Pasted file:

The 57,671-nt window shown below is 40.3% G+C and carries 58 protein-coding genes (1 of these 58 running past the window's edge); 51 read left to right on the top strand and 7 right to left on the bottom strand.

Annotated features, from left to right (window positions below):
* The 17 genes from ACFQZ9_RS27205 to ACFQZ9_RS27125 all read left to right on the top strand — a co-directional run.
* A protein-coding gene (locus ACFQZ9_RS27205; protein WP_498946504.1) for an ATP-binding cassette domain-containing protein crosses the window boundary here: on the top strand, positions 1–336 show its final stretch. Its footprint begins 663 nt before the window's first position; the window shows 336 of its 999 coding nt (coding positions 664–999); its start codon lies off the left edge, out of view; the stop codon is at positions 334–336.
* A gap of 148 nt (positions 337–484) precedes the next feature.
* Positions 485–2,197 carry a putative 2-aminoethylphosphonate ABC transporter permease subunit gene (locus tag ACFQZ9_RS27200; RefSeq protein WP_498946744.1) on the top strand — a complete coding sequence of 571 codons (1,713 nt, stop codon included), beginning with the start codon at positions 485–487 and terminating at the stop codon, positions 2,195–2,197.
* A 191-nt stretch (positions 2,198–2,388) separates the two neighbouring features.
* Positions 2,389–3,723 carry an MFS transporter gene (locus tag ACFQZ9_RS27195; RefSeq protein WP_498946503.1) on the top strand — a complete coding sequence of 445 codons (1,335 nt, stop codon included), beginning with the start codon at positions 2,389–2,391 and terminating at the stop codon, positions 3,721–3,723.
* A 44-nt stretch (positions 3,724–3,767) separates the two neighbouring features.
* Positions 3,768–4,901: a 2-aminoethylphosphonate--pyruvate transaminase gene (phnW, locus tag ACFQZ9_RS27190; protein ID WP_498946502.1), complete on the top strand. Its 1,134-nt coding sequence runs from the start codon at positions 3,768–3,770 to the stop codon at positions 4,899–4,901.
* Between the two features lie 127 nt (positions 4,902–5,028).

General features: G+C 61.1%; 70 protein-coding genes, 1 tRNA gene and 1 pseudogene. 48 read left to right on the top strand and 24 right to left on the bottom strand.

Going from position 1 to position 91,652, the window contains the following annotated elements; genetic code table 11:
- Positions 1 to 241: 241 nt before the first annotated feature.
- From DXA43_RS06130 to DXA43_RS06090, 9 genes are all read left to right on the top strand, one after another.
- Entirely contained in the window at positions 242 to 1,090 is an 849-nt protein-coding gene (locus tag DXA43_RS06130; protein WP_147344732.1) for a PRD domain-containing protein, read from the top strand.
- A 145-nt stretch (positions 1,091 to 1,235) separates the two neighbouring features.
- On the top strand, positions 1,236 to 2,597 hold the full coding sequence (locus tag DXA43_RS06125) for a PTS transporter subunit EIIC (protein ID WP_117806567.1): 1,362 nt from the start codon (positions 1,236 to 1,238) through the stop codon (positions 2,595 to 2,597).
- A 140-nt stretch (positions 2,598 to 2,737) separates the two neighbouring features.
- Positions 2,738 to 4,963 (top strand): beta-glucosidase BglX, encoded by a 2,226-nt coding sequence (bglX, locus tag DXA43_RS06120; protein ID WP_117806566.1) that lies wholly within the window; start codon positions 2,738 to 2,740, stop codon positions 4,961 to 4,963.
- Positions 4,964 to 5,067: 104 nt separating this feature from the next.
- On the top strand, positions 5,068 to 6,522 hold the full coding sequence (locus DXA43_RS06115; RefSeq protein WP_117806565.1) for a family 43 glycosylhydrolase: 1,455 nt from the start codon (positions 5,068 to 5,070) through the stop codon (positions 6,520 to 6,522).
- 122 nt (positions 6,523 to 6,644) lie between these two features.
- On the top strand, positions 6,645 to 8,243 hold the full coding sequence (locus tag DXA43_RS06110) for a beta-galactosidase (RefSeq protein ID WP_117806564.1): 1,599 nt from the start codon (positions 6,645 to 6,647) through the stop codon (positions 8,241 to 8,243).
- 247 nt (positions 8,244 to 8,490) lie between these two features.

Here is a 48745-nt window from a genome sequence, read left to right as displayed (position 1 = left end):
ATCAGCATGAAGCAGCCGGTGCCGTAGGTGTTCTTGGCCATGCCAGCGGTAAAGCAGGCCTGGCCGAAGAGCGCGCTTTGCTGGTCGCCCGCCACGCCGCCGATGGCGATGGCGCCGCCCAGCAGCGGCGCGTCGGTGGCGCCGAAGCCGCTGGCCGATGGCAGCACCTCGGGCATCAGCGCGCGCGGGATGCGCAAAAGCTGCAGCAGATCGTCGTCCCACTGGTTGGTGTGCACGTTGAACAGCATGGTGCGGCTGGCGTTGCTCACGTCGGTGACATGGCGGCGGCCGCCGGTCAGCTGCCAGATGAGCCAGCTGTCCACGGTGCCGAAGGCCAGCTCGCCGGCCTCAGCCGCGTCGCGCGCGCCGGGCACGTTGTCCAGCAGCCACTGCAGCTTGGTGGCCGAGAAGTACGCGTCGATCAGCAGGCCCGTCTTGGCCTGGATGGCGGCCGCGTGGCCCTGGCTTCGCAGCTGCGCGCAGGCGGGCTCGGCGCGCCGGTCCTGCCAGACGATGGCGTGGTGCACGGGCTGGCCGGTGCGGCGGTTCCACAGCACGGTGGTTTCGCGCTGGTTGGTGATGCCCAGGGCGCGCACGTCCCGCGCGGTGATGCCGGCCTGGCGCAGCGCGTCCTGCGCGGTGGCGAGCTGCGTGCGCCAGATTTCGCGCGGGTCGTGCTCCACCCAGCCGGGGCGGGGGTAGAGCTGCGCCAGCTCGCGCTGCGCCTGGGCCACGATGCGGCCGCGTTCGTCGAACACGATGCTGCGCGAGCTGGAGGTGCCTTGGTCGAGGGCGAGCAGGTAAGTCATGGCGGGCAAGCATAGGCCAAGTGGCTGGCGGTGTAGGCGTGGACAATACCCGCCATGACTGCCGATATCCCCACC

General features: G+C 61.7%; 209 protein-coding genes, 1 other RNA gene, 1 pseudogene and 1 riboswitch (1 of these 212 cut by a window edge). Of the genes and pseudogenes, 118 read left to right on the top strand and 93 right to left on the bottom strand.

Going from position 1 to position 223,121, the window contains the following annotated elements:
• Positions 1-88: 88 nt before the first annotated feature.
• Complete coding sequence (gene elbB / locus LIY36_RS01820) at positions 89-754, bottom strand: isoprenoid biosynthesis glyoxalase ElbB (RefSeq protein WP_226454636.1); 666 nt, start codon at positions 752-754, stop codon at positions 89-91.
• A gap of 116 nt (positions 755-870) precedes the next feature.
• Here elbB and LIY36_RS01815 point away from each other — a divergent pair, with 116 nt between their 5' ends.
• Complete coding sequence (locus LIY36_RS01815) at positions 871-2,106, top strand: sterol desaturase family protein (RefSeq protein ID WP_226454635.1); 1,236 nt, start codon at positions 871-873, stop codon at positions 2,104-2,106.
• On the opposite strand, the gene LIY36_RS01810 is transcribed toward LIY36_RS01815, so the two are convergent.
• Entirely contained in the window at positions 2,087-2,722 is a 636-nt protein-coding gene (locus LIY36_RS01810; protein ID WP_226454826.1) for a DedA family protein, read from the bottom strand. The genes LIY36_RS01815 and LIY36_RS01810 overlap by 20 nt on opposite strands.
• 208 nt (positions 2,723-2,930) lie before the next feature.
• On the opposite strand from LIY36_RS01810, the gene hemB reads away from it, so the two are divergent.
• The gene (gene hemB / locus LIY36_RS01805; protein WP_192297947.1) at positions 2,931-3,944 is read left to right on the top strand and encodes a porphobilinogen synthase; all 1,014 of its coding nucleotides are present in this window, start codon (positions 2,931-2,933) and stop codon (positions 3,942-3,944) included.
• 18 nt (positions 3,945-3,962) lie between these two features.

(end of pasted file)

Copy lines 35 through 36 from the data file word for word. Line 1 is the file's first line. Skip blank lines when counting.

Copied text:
• On the opposite strand, the gene LIY36_RS01810 is transcribed toward LIY36_RS01815, so the two are convergent.
• Entirely contained in the window at positions 2,087-2,722 is a 636-nt protein-coding gene (locus LIY36_RS01810; protein ID WP_226454826.1) for a DedA family protein, read from the bottom strand. The genes LIY36_RS01815 and LIY36_RS01810 overlap by 20 nt on opposite strands.